I could reword the first phrase of your question:
Considering that pitch goes down from high E to low E through all 6 strings (...)
When pitch is concerned, we never really consider "low" to come before "high", or the other way around. Leftaroundabout made a good comment about that: when guitars were still held in a more upright position, the strings were ordered from high to low, left to right (from the player's perspective). However, the piano (which is one of the most prominent instruments throughout history of music) has keys ordered from low to high, left to right. This indicates that there's never really been a link between "low to high" and "left to right"/"first to last". The order of notes/strings is just a matter of what is most convenient for the instrument in question.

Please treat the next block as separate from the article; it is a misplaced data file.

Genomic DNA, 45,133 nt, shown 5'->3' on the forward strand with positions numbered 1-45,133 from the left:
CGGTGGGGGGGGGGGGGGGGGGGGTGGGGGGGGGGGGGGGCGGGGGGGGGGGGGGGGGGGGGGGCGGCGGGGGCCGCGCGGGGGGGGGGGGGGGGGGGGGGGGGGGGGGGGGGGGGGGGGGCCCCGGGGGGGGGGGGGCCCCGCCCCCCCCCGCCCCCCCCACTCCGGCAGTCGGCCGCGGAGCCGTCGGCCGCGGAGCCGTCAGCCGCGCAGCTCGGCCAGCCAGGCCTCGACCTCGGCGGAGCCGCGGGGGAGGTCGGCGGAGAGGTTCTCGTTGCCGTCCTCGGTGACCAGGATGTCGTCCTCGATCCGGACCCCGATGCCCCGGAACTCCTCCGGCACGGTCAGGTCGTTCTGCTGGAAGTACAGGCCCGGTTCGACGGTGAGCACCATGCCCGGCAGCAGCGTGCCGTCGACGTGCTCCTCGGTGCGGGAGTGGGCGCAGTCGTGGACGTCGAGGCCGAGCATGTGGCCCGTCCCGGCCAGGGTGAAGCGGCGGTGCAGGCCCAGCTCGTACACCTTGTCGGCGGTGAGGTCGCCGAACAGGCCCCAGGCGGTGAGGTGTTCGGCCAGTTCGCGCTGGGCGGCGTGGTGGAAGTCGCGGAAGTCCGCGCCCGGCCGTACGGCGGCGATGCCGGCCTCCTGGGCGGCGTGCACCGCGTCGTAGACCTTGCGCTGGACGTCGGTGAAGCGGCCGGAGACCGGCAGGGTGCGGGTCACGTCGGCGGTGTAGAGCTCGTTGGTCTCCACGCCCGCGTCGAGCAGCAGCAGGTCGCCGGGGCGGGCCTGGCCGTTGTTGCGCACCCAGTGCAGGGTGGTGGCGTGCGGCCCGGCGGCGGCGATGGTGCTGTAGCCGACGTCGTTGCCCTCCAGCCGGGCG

A convention that we do have in notations and reading (or at least, Western culture does), is that we read everything from top to bottom. Scores as well as tablatures have the high notes on top and the low notes on the bottom, and I think the analogy can be found there. When we see a chord, our instinctive reaction will be to read it from top to bottom, which means that your highest string will come first, etc. (Note: this is just a habit we have because we have learned to read everything this way. A trained musician will of course read bottom-up in case they feel this is easier.) (Second note: this is just my speculation. Somebody with thorough historical knowledge will probably be able to provide a better answer.)